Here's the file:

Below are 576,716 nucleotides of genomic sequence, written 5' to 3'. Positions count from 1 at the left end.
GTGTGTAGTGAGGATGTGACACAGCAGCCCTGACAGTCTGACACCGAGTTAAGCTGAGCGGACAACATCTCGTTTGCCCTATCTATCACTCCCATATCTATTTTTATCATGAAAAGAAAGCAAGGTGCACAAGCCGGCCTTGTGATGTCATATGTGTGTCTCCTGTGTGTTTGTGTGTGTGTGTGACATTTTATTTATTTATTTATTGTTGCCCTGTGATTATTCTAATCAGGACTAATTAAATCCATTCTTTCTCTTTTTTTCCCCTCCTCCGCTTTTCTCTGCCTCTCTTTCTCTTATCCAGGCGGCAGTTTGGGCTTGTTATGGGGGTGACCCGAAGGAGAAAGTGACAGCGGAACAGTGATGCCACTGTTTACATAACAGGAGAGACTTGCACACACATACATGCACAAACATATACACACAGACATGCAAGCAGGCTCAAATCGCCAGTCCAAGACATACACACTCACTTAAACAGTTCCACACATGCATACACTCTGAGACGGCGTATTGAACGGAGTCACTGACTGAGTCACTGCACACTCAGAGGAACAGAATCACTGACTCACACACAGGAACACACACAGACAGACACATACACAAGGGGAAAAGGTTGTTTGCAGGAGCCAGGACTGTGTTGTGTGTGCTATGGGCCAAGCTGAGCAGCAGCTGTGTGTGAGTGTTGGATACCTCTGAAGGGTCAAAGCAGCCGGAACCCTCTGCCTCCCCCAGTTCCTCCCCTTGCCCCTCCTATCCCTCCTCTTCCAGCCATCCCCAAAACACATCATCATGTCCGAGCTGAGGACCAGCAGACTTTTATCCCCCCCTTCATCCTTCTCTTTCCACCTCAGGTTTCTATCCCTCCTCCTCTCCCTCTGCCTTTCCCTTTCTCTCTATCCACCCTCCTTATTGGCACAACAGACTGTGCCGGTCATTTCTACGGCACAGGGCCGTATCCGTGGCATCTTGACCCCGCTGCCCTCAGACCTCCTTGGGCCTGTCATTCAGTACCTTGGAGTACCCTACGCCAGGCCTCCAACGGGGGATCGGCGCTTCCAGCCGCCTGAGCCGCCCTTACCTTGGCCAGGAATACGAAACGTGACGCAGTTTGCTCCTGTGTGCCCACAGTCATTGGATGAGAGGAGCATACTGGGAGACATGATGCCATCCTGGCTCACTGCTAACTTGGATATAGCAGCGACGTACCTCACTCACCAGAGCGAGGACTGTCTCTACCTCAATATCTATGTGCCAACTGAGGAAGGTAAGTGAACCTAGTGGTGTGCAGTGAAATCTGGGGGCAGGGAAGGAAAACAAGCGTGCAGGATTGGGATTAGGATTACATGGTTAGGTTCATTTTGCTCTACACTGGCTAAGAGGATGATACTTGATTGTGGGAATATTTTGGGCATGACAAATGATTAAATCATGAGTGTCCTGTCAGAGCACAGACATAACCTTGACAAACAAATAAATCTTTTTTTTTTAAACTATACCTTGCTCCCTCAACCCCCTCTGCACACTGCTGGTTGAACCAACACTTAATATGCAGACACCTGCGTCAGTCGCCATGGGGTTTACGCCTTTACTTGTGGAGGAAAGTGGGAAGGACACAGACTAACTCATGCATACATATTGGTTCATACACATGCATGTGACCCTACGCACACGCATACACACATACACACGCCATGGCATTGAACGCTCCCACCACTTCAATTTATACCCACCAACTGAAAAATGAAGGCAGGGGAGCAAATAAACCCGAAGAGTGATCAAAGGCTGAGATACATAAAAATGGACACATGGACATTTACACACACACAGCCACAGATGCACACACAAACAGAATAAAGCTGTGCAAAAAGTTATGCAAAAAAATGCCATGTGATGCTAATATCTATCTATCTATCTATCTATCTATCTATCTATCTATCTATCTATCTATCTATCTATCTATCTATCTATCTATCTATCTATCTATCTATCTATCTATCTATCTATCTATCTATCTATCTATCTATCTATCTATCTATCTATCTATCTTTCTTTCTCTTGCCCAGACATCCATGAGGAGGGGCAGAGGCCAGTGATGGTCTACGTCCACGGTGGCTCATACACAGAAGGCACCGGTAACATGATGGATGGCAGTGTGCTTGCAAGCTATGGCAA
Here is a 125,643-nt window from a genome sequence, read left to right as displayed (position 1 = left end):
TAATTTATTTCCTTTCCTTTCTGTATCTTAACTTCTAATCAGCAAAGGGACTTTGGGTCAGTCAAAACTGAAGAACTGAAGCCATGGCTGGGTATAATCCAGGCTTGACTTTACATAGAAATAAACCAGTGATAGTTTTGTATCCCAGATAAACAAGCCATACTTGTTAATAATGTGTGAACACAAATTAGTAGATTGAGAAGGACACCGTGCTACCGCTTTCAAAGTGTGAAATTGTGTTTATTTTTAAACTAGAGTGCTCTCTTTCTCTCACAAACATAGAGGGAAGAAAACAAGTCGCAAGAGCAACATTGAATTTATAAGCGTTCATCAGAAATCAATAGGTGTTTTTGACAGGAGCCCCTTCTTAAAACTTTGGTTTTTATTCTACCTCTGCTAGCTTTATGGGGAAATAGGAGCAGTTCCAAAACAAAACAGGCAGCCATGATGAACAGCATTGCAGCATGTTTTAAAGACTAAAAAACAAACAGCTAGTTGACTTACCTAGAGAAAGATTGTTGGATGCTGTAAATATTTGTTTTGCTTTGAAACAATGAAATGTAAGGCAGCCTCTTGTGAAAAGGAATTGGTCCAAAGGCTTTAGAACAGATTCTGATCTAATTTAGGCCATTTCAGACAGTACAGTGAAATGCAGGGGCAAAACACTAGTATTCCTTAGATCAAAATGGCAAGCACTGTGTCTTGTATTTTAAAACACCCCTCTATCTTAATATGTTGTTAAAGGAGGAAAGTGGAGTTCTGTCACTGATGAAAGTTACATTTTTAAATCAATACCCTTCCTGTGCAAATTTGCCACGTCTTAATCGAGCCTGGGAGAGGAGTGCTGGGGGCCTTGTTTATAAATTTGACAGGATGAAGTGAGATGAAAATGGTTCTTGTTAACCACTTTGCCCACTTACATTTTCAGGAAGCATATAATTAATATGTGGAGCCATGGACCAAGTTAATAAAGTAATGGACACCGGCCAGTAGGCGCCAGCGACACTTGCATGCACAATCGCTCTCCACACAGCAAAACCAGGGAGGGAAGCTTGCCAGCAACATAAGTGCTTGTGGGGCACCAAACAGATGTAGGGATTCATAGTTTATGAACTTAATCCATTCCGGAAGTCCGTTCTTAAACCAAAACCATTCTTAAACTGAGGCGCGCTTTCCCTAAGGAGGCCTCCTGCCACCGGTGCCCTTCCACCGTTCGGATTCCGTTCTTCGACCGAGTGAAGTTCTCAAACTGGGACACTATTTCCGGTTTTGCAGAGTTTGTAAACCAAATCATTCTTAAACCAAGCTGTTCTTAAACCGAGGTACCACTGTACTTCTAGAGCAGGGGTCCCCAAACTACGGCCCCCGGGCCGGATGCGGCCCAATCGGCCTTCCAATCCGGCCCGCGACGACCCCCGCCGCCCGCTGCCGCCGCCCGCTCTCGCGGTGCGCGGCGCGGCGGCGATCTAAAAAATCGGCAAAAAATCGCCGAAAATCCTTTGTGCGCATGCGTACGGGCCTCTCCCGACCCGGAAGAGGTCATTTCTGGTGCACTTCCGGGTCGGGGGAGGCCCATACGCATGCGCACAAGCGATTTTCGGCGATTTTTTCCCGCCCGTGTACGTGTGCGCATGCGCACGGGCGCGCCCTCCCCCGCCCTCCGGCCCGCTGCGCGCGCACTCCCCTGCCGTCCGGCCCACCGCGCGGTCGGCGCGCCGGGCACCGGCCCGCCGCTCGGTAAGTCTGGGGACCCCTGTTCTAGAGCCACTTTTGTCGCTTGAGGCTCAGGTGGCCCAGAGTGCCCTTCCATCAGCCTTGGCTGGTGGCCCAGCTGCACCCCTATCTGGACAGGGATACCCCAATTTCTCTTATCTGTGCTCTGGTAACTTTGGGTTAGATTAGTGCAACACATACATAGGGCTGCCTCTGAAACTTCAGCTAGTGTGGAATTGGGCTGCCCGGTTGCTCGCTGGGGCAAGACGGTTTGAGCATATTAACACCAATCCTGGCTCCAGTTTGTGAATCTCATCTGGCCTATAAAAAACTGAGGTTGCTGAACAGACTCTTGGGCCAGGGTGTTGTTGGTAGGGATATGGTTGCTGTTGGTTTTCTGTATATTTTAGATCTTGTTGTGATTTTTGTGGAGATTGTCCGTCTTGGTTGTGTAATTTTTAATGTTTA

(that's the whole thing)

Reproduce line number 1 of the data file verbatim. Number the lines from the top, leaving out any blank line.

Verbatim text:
Below are 576,716 nucleotides of genomic sequence, written 5' to 3'. Positions count from 1 at the left end.